The key to controlling flies begins with manure management. The problem comes from areas in the pens where conventional pen cleaning equipment can’t reach. Typically, undisturbed manure under bunks and fences around water provide the ideal environment for flies to breed. Flies can’t breed in dry manure, therefore drainage, properly scraped pens and maintenance of water supplies is important.

Stable flies and house flies both breed in manure on a continuous cycle during warm months. Their total life cycle is from 14 to 40 days.

Once fly breeding areas are diminished, then other management tools can be utilized to their greatest advantage. Decaying feedstuffs and weeds also provide fly habitat.

Biological control

Parasitic wasps are a complementary strategy that works well in feedlots and dairies but is less effective in pasture settings. They require fly eggs to complete their reproductive cycle. The fly parasites are introduced into manure and other breeding sites of flies.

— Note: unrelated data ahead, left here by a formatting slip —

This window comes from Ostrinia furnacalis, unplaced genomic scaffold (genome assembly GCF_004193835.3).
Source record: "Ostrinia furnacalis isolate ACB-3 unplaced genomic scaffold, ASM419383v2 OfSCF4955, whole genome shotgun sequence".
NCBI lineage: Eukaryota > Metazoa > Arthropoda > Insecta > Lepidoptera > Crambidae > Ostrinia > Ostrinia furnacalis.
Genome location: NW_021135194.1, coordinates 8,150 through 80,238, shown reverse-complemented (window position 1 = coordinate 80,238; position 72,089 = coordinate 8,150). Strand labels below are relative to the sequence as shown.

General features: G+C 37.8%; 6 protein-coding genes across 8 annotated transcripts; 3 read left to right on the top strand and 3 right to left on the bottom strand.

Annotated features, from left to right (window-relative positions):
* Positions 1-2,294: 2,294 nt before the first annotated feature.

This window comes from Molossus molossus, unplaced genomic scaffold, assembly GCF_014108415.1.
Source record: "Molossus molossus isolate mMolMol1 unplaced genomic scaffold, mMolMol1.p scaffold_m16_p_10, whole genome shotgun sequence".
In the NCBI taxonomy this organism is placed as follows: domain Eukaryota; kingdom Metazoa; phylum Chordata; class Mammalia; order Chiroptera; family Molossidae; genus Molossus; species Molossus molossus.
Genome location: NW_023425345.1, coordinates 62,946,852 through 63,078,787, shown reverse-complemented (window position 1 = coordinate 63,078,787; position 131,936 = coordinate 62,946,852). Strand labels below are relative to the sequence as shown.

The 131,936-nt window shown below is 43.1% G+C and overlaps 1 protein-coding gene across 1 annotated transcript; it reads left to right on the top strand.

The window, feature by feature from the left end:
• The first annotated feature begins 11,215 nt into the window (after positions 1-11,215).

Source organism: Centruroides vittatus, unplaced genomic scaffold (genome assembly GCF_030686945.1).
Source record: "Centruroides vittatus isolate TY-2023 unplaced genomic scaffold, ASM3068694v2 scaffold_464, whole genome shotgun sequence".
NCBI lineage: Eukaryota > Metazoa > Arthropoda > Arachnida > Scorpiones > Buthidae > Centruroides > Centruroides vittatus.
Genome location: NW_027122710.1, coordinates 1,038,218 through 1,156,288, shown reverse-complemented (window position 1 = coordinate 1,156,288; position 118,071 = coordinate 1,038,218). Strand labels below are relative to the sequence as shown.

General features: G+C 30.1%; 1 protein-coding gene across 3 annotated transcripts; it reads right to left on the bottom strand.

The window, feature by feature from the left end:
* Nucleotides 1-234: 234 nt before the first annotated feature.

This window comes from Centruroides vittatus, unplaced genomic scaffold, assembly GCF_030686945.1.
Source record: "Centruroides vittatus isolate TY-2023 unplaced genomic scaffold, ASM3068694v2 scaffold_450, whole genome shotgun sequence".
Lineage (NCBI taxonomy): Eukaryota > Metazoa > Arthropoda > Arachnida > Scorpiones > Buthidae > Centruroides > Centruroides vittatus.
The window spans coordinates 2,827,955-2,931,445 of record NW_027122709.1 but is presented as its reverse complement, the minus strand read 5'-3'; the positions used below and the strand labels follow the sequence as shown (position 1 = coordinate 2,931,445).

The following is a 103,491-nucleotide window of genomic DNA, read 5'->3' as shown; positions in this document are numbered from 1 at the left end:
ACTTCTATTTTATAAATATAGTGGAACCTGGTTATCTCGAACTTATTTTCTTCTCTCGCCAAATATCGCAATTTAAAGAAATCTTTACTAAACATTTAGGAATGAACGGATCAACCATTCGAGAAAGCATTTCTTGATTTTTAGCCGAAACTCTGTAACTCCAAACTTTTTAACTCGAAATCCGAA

The wasps are very small, about the size of a gnat, and use a stinger to lay eggs in the pupae of flies. These eggs hatch and feed on the fly larvae and emerge as adults after about two weeks. Wasps can lay up to 350 eggs per day and can drastically reduce the number of adult flies.

parasitic wasps

Parasitic wasps take about three weeks to complete a generation, compared to flies that can take less than 10 days – therefore, multiple release of wasps during fly season is more successful than releasing a large population once. To be successful, thousands of parasites are released simultaneously every week during fly season.

Parasitic wasps can be purchased from an insectary. Common species of parasitic wasps include Spalangia cameroni, muscidifurax spp., Muscidifurax zaraptor, M. raptorellus and Trichomalopsis sarcophagae. Loftin says, “Usually the commercial parasitoids you purchase will contain a mix of two or three species.”

Loftin says, “When buying commercial parasitoids, it is important to ensure that wasps survive shipping and are from a reputable source.” Loftin also recommends avoiding other parasitoid species such as Nasonia vitripennis, because research has shown poor dispersal and parasitism rates.